When it comes to treating cancer, oncologists often have to choose between targeted therapy and traditional chemotherapy. “It’s important to realize that this is very individual. It depends on their particular condition, their particular diagnosis, etc,” says Dr. Frank Rodriguez, a medical oncologist on the Lee Memorial Health System medical staff.
Targeted therapy is designed to stop potential problem cells from reproducing and forming tumors. While traditional chemotherapy can destroy both cancerous and non-cancerous cells, certain cancers may cater to one therapy over the other, but in some instances, both might be required. “For example, pancreatic cancer. Pancreatic cancer is traditionally a very difficult disease to treat but the best option now is a combination of traditional chemotherapy plus the new addition of a targeted therapy, a pill called Tarceva,” explains Dr. Rodriguez.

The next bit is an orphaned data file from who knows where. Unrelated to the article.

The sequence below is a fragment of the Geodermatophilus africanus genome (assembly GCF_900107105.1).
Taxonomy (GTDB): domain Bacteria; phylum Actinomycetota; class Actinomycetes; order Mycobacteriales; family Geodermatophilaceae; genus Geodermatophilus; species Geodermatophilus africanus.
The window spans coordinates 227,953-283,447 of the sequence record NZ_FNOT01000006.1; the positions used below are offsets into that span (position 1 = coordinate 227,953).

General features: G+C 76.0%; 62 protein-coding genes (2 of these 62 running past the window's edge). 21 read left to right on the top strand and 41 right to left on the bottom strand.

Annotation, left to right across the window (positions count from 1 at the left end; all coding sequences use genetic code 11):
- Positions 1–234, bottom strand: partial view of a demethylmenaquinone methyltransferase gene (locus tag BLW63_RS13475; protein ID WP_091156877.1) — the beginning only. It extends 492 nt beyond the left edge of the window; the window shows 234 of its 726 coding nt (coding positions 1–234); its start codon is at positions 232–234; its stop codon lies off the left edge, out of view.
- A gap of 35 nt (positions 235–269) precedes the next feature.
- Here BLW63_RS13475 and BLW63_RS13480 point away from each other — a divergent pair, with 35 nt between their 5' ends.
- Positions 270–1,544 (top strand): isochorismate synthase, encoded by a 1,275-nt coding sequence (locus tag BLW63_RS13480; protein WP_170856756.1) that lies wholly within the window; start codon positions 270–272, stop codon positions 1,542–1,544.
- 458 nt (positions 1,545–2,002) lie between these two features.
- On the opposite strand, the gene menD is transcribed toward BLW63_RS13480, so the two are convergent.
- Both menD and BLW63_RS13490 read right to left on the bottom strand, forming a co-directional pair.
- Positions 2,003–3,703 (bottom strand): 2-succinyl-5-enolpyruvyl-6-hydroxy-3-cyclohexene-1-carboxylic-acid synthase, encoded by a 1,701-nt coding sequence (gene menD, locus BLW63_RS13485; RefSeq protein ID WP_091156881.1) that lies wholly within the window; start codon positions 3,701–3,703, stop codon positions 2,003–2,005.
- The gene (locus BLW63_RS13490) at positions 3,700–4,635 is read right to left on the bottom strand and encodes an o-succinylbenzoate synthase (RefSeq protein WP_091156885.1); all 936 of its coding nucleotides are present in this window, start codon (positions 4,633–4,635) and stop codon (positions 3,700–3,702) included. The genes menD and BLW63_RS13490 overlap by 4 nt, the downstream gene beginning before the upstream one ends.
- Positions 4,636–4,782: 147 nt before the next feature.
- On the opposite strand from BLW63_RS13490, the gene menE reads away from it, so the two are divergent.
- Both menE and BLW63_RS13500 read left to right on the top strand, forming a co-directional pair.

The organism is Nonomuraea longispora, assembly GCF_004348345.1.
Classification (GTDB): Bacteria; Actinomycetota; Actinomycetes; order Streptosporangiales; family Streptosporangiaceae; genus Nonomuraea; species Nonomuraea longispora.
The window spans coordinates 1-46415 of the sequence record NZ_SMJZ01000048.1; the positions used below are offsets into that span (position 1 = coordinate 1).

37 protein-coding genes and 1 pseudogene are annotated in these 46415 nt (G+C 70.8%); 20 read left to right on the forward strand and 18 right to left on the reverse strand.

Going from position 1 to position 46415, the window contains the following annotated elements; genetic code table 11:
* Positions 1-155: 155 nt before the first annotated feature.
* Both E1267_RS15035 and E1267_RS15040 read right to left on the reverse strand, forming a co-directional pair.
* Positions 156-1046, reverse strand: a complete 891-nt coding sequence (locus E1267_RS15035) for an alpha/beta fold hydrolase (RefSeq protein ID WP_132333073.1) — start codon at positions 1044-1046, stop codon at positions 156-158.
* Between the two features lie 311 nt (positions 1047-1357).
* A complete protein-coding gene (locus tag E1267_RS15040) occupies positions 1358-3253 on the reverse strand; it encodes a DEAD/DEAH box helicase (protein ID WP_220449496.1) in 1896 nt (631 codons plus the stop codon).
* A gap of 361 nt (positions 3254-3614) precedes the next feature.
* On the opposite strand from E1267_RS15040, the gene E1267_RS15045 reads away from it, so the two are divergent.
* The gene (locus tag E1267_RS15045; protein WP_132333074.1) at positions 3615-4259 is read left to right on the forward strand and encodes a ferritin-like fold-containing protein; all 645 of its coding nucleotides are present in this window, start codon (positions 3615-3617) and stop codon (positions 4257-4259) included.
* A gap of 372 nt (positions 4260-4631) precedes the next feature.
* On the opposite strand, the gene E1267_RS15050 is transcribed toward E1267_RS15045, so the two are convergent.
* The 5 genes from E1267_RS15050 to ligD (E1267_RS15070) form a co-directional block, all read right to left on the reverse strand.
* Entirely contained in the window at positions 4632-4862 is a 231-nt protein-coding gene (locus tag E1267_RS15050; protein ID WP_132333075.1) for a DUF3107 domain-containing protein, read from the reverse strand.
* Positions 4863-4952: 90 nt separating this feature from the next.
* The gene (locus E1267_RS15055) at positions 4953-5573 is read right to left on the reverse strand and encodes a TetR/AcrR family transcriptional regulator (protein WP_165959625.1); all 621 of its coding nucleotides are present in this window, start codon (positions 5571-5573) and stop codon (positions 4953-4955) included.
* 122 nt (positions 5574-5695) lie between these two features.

This idea of using both therapies is still evolving. “We’re trying to improve on that by doing clinical trials and we currently have a clinical trial looking specifically at pancreatic cancer combining traditional chemotherapy with a new targeted therapy.”
Combining both target therapy and chemotherapy could lead to improved treatments for other cancers. “We’re combining a pill that is approved in myeloma and multiple myeloma but we know it has multiple functions. So, while it is targeted, it may not be targeted to a particular type of cell in a particular type of cancer, but rather it’s targeted to a particular type of abnormality which may be shared by several cancers.”
Your personal physician will look at the stage of cancer, the size of the tumor and physical limitations to determine which therapy might be right for you.